Looking back at my episode with entrepreneur and podcaster Erik Allen, I figured that there’s a lot of value in everything we talked about. So much happened during this man’s life that you’d never expect him to be who he is now if you met him nearly three decades ago. It’s all just too inspiring to not write about, so here I am.
A few days ago, I was featured on Bob Gentle’s podcast “The Personal Brand Entrepreneur Show.” On this episode, we decided to talk about how truly important discpline is, and how having the right kind of discipline can really take your self-development level up several notches. Some of people are born with complete control over themselves, while most of us have yet to even get started. And that’s totally fine! So, how do we get started?
We’ve talked about all sorts of bad habits we should avoid to further improve our lives. But what about the good ones? Luckily, Stephen Covey wrote a really awesome book known as the “7 Habits of Highly Effective People.”
The book’s definitely a fantastic read, and I suggest that you check it out! But if your day’s a little too busy to read several chapters’ worth of pages, then this snippet should help you out. If you want to replace those bad habits with really important ones, look no further than these 7 that Stephen pointed out.
Bad habits are normal, and definitely do NOT define a person’s character. However, there are certain types of bad habits that could put us or others around us in danger. Some habits could also be the main cause of negative thoughts or emotions clouding our minds. So, what are these bad habits? And do you think you have one or more of them?
When we take action on our goals, it doesn’t always mean that we’ll embark on a new journey and discover new exciting paths to explore. Sometimes days- or even weeks- could drag on, and things can start to feel a little repetitive. I think it’s that sense of “boring repetition” that starts to eat away at our morale, making us feel less and less inspired to keep working towards our goals.
The term “Life Coach” might not come across as something new to you, and you’re probably fairly familiar with what a life coach does. HOWEVER, knowing what a life coach does is a completely different story from knowing HOW they can help YOU. Do life coaches sort your life out for you? No, but they do help out in your decision-making process.
It doesn’t matter which chapter of your life you’re in right now. Regardless of how far you’ve come, sometimes you face challenges that make you tell yourself all sorts of things that contribute to dragging your own morale down. Sometimes stress gets the best of us, and we end up snowballing down a steep motivation slope. When all of the causes of stress start to pile up one on top of the other, you start to get disoriented; lost in a storm of challenges you’re not sure if you can overcome.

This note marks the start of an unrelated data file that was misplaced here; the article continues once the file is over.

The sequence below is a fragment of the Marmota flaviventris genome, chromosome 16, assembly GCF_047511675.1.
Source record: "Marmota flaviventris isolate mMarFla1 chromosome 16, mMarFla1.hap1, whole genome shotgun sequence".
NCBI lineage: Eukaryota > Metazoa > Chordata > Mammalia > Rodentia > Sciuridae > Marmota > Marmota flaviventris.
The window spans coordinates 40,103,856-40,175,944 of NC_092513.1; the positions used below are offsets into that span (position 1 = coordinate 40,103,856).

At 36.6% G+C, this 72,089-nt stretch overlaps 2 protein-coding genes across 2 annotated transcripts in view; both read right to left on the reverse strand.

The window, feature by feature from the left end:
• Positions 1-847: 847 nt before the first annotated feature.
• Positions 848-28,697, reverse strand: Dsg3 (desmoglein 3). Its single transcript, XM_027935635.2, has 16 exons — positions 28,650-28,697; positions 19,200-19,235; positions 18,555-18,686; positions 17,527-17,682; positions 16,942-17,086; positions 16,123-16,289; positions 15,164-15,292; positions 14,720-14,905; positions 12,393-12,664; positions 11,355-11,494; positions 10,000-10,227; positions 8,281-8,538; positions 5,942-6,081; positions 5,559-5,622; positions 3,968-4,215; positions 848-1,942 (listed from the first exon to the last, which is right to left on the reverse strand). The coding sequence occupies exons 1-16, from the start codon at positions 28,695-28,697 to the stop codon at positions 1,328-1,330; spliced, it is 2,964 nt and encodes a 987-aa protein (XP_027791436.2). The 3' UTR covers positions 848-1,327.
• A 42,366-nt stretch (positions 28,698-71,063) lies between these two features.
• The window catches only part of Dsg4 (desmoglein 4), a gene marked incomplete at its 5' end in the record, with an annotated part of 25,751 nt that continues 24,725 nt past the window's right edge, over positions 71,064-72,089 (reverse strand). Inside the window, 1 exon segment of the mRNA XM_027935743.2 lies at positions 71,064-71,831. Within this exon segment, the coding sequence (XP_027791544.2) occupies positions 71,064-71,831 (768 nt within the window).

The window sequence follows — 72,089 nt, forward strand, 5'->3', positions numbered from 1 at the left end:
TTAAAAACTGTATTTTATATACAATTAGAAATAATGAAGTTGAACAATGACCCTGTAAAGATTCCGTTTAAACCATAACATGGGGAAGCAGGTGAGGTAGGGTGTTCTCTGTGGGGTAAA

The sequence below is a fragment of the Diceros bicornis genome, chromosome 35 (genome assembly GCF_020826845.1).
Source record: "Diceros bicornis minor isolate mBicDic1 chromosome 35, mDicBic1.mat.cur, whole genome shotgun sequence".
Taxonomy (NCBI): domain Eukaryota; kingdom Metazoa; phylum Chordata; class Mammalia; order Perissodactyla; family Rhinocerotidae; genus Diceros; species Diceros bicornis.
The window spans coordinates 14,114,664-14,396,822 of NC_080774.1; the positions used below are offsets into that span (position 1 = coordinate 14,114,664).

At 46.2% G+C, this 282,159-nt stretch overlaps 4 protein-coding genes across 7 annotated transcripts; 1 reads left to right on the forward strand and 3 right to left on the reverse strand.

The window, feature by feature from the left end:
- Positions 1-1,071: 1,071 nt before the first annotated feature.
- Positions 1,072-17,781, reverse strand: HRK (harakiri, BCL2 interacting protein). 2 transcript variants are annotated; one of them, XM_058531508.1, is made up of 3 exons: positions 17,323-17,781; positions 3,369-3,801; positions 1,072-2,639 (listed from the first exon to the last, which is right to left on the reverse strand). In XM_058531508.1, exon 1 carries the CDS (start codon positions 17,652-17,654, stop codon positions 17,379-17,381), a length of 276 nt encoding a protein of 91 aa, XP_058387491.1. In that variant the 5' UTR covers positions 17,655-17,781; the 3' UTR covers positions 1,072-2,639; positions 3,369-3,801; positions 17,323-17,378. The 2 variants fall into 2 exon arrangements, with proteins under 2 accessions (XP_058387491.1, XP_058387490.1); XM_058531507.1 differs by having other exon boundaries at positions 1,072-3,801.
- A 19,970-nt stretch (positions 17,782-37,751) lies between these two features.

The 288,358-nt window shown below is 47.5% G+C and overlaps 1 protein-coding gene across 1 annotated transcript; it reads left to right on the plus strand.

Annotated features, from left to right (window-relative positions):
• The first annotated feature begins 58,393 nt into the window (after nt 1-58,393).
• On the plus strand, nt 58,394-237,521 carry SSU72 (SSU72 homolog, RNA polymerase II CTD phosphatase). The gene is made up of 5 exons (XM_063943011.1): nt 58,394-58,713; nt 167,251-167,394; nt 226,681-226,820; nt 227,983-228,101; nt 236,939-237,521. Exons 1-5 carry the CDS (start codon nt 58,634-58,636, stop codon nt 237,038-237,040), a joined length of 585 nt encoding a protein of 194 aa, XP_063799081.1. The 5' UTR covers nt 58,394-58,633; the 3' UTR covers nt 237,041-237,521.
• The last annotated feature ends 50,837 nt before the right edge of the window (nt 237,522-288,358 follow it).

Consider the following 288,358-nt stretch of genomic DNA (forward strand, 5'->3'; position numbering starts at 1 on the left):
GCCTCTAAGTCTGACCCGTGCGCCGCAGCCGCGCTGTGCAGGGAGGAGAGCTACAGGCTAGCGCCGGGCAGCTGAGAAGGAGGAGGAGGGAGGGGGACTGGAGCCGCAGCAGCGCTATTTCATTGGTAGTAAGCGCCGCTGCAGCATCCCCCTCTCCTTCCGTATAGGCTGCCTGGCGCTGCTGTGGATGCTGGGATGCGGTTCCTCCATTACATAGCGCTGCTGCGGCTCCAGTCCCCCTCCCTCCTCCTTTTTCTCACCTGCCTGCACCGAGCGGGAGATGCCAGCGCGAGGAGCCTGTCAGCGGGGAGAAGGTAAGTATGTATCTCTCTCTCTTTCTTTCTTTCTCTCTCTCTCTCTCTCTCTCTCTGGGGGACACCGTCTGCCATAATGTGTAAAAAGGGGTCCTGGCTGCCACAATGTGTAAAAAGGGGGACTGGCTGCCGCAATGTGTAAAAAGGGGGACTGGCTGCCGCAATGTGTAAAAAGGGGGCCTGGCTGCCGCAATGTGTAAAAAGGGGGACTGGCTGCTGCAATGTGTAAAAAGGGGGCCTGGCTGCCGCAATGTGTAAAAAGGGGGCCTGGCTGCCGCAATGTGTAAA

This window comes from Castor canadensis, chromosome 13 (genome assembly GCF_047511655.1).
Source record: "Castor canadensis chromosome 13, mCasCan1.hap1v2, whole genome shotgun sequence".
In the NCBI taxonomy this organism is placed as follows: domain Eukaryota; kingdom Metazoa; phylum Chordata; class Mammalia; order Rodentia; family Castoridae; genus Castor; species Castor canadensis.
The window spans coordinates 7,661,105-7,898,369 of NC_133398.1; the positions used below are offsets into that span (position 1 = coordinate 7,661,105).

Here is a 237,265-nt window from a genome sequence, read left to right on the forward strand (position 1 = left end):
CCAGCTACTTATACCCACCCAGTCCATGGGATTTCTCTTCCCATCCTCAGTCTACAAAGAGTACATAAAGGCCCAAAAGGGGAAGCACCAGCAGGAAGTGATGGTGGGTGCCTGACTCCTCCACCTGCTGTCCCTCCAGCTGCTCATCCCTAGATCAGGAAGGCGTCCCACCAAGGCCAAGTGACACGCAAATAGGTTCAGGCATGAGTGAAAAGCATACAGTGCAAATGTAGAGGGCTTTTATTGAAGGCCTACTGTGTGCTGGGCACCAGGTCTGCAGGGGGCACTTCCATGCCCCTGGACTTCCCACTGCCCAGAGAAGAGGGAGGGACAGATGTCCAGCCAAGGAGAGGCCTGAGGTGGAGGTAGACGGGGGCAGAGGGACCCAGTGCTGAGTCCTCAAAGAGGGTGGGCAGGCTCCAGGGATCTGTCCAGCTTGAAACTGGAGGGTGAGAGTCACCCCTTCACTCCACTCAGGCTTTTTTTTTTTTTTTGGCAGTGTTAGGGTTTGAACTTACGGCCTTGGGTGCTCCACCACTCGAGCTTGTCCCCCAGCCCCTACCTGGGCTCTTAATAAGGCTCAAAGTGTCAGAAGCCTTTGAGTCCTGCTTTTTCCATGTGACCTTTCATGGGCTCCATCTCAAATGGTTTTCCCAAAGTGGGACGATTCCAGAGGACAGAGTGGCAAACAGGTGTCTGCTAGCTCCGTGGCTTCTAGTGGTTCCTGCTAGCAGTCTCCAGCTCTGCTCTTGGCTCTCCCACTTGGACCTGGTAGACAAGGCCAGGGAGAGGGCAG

Considered “The Guide to The End of Suffering,” The Noble Eightfold Path is a piece of scripture found in the Fourth Noble Truth. It was taught by The Buddha in pretty much all of his discourses, always with practical and clear instructions to all of his followers. To this day, these directions haven’t changed one bit. These eight paths are separated into three fundamental components of Buddhist practice: Wisdom, Moral Conduct, and Mental Discipline.
All of our actions revolve around emotions that drive us to move through life. It’s not uncommon for us to seek happiness and fulfillment. We all want to charge ourselves with positive energy!
Each and every one of us has different approaches in how we acquire those emotions. Some people find happiness through the act of giving and making others happy, while others feel fulfilled by leading a successful life that they have full control of.
Life can get overwhelming both at work and in the household, whether it be how you manage your kids or how you hurdle over obstacles in your business. A lot of us know very well what stress is, and we can all agree that it’s not something we want in our lives on a regular basis- if not at all. But what we might not understand is how stress works, and how we can handle it.